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CSD faculty recognized as distinguished fellows


 

By: Brittany Bell
Creative Services Student Writer 

PHOTO: Cindy ODonoghue and Stacey Pavelko

Photo: Cindy O'Donoghue and Stacey Pavelko

The National Academies of Practice (NAP) is a non-profit organization of healthcare practitioners, including physicians, dentists, pharmacists, nurses, therapists and social workers, among others. Each year, the NAP recognizes healthcare professionals making distinguished contributions to their profession through a rigorous nomination and portfolio review process. This year, communication sciences and disorders (CSD) faculty Cynthia O’Donoghue and Stacey Pavelko are being inducted as Distinguished Fellows in Scholarship for their expertise in the field of speech-language pathology.

The NAP seeks to promote and facilitate interprofessional collaboration that works toward quality healthcare for all. Accordingly, NAP is an active advocate and advisory body to decision makers on health care policy in the U.S. and is dedicated to making quality healthcare affordable and accessible for all.

“It’s all about networks and building communities of people,” O’Donoghue said. “I just find that the more people you meet that are interested in improving the quality of lives and what we’re doing in the health arena, the more opportunities we have to do a better job and be better advocates for individuals that really need services. I’m really honored to have the recognition, I’m looking forward to it.” 

O’Donoghue is the department head for CSD. Her experiences in rehabilitation drive her research studies that focus on neurological impairments, specifically individuals with brain injury. “My research also involves work with interprofessional practice and how we can improve the care for individuals who have brain injuries,” O’Donoghue explained.

O’Donoghue was nominated as an NAP distinguished fellow by Edie Hapner, a professor of clinical otolaryngology-head and neck surgery, from the University of Southern California. O’Donoghue and Hapner have worked together on several professional committees for the American Speech, Language and Hearing Association.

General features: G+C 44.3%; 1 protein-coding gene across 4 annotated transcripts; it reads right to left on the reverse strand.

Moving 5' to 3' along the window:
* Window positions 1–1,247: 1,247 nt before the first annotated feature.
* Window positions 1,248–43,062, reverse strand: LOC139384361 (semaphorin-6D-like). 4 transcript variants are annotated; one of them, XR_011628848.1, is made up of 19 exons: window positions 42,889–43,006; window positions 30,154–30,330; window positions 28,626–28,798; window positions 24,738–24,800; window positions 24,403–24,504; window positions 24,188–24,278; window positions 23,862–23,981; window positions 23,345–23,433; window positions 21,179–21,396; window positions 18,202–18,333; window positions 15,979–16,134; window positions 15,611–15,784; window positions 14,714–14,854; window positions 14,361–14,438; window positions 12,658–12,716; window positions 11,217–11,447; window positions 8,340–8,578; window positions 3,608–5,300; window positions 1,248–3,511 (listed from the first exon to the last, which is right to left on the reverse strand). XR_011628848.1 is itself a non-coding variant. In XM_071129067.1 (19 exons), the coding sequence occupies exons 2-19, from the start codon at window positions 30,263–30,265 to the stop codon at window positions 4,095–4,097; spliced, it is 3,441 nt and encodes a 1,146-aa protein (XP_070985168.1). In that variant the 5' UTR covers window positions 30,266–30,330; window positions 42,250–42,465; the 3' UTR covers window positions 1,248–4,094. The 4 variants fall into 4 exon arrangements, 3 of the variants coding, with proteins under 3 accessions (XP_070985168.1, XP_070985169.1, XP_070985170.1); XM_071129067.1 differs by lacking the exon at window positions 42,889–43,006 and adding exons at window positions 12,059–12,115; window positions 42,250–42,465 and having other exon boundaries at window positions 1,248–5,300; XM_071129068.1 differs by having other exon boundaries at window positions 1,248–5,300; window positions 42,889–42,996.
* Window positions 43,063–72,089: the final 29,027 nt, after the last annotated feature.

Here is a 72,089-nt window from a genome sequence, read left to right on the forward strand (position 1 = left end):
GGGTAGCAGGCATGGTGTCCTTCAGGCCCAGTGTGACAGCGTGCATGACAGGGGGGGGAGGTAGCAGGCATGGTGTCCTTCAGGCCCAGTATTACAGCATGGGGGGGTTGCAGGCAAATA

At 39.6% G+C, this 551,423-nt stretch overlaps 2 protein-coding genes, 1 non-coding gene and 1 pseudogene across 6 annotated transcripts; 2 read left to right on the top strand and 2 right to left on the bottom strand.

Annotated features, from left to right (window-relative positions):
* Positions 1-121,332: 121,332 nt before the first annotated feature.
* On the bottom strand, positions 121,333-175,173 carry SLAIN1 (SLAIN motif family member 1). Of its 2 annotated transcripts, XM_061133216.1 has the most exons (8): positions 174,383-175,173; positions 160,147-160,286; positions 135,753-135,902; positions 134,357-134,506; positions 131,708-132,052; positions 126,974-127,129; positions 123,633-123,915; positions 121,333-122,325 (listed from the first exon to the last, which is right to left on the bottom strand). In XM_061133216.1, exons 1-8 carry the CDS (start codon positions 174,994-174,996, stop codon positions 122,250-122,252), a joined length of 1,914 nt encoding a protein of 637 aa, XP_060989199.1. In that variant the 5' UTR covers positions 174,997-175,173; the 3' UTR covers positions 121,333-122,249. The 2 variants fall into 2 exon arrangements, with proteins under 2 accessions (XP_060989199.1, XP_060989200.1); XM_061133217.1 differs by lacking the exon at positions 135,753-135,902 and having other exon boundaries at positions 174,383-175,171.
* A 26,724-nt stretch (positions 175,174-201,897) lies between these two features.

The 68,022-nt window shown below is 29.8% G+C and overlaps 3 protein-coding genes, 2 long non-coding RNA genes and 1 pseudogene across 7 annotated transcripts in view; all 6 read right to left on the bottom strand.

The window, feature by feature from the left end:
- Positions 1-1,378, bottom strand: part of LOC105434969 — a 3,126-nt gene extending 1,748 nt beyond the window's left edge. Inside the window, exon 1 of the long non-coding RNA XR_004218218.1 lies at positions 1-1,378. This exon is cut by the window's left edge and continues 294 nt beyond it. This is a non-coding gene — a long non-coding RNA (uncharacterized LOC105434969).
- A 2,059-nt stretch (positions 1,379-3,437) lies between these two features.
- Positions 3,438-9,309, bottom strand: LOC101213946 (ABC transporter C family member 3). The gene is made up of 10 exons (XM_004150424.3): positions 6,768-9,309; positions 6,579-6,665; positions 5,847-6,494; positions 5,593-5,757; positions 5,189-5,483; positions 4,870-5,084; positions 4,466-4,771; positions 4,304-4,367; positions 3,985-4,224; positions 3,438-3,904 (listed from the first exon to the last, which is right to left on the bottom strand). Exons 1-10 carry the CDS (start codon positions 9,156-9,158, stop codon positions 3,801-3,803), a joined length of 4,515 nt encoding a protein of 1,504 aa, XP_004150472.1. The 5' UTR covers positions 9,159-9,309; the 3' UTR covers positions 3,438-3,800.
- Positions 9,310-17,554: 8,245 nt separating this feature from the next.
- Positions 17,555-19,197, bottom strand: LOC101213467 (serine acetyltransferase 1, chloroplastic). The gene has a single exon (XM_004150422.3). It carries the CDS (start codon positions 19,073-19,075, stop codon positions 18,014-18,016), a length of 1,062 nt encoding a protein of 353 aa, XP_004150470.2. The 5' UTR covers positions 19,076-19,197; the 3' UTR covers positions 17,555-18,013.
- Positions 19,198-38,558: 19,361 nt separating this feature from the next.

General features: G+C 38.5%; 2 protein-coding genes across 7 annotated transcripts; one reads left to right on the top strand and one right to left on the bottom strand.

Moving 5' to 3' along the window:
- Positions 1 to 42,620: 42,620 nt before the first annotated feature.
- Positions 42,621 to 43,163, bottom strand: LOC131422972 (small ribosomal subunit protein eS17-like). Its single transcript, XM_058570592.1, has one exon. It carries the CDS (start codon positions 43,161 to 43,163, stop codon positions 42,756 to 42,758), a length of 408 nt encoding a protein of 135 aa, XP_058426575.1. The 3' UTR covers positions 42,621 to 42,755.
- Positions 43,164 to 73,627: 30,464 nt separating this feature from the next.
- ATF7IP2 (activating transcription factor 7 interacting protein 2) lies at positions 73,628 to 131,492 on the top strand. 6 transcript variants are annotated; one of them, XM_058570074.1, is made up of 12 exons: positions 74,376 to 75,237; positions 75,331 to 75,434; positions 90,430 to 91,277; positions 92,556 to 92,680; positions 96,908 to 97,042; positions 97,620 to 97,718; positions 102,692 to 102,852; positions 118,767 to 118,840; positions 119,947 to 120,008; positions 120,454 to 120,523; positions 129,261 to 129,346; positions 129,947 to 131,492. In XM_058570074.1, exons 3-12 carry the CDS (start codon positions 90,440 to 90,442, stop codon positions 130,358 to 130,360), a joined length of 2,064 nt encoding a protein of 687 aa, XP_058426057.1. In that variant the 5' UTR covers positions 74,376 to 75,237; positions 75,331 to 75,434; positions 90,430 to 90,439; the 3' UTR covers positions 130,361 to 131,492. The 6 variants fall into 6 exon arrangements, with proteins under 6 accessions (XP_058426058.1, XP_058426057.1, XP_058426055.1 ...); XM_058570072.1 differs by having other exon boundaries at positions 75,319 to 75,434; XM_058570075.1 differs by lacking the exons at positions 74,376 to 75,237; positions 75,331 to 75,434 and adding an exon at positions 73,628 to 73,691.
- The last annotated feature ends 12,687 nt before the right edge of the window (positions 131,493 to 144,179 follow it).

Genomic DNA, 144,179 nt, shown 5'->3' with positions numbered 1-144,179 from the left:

O’Donoghue works with Cara Meixner, a graduate psychology professor, and several students on the Brain Injury Research Team (BIRT). Once people leave the hospital setting, it is important for them to continue receiving services, yet most survivors and families are limited in their options for continuing care. The BIRT team is committed to improving outcomes for brain injury survivors, their families and their communities through access to healthcare.

As for Pavelko, her research is focused on improving clinical practices for children with language impairments. Pavelko, the director for the undergraduate program in CSD, was nominated as a NAP distinguished fellow by colleague Carol Dudding. Pavelko and Dudding were recently awarded a CHBS Research Grant that will utilize a research tool Pavelko previously developed called Sampling Utterances and Grammatical Analysis Revised (SUGAR).  

SUGAR is a method for gathering language samples from school children. Using SUGAR allows children to demonstrate their language skills more completely, resulting in more accurate assessments. Pavelko’s newest research with Dudding will examine whether they can teach the SUGAR method to clinicians through the use of simulations.

 “The big part of my research is trying to improve clinical practices so that we more accurately identify children with language disabilities so that those children who truly need help get it,” said Pavelko. “We’re going to use simulations to see if that will be a way for clinicians to learn because that would be a lot easier, and we could potentially reach a lot more people that way.”

Although Pavelko’s research is focused on improving school-based practices instead of healthcare, her research is important to healthcare because individuals who struggle with language and literacy are not able to fully participate in their own healthcare.  “I was really surprised when Dudding talked to me about the nomination, and it really meant a lot to me,” said Pavelko. “The fact that not only did they consider me, but they selected me, it really shows that there are lots of professionals that really are embracing inter-professionalism and are committed to improving outcomes for all people.”

Published: Wednesday, February 13, 2019

Last Updated: Wednesday, February 13, 2019

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